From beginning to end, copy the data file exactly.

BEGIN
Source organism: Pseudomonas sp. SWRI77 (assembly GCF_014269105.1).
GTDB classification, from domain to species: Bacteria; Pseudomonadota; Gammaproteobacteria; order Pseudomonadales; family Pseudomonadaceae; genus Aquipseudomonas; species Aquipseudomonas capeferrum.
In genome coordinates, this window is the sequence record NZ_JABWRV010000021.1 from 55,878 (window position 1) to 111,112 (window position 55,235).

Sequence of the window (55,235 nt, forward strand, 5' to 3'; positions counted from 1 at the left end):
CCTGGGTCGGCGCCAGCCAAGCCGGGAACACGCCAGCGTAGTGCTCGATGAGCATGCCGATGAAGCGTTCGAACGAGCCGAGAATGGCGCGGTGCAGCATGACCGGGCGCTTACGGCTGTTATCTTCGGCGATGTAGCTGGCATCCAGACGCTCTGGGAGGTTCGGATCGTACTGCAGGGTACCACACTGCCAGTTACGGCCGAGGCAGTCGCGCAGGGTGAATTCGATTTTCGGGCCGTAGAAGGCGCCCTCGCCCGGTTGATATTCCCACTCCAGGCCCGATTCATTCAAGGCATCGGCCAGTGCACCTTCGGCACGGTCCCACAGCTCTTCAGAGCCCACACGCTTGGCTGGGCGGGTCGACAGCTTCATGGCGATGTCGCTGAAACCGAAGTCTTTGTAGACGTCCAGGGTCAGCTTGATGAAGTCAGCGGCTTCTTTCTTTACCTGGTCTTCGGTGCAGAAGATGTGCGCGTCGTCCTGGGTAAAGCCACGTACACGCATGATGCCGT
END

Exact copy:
Source organism: Pseudomonas sp. SWRI77 (assembly GCF_014269105.1).
GTDB classification, from domain to species: Bacteria; Pseudomonadota; Gammaproteobacteria; order Pseudomonadales; family Pseudomonadaceae; genus Aquipseudomonas; species Aquipseudomonas capeferrum.
In genome coordinates, this window is the sequence record NZ_JABWRV010000021.1 from 55,878 (window position 1) to 111,112 (window position 55,235).

Sequence of the window (55,235 nt, forward strand, 5' to 3'; positions counted from 1 at the left end):
CCTGGGTCGGCGCCAGCCAAGCCGGGAACACGCCAGCGTAGTGCTCGATGAGCATGCCGATGAAGCGTTCGAACGAGCCGAGAATGGCGCGGTGCAGCATGACCGGGCGCTTACGGCTGTTATCTTCGGCGATGTAGCTGGCATCCAGACGCTCTGGGAGGTTCGGATCGTACTGCAGGGTACCACACTGCCAGTTACGGCCGAGGCAGTCGCGCAGGGTGAATTCGATTTTCGGGCCGTAGAAGGCGCCCTCGCCCGGTTGATATTCCCACTCCAGGCCCGATTCATTCAAGGCATCGGCCAGTGCACCTTCGGCACGGTCCCACAGCTCTTCAGAGCCCACACGCTTGGCTGGGCGGGTCGACAGCTTCATGGCGATGTCGCTGAAACCGAAGTCTTTGTAGACGTCCAGGGTCAGCTTGATGAAGTCAGCGGCTTCTTTCTTTACCTGGTCTTCGGTGCAGAAGATGTGCGCGTCGTCCTGGGTAAAGCCACGTACACGCATGATGCCGT